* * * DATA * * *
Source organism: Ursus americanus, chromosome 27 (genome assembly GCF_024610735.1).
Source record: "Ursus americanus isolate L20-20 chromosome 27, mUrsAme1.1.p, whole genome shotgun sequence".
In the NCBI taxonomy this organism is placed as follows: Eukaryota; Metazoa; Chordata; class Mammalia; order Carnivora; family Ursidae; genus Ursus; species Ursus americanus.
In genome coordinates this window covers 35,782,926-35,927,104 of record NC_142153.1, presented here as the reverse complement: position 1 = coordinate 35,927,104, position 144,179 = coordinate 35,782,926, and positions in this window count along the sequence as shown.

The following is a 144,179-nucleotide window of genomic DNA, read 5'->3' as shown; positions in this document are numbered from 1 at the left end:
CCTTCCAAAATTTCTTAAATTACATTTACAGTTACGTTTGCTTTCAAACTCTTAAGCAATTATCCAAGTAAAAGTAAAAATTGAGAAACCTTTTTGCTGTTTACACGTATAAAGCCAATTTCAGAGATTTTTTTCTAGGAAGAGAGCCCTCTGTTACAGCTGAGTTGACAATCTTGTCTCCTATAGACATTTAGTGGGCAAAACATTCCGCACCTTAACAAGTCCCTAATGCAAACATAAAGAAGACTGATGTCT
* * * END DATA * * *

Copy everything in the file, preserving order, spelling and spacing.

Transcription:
Source organism: Ursus americanus, chromosome 27 (genome assembly GCF_024610735.1).
Source record: "Ursus americanus isolate L20-20 chromosome 27, mUrsAme1.1.p, whole genome shotgun sequence".
In the NCBI taxonomy this organism is placed as follows: Eukaryota; Metazoa; Chordata; class Mammalia; order Carnivora; family Ursidae; genus Ursus; species Ursus americanus.
In genome coordinates this window covers 35,782,926-35,927,104 of record NC_142153.1, presented here as the reverse complement: position 1 = coordinate 35,927,104, position 144,179 = coordinate 35,782,926, and positions in this window count along the sequence as shown.

The following is a 144,179-nucleotide window of genomic DNA, read 5'->3' as shown; positions in this document are numbered from 1 at the left end:
CCTTCCAAAATTTCTTAAATTACATTTACAGTTACGTTTGCTTTCAAACTCTTAAGCAATTATCCAAGTAAAAGTAAAAATTGAGAAACCTTTTTGCTGTTTACACGTATAAAGCCAATTTCAGAGATTTTTTTCTAGGAAGAGAGCCCTCTGTTACAGCTGAGTTGACAATCTTGTCTCCTATAGACATTTAGTGGGCAAAACATTCCGCACCTTAACAAGTCCCTAATGCAAACATAAAGAAGACTGATGTCT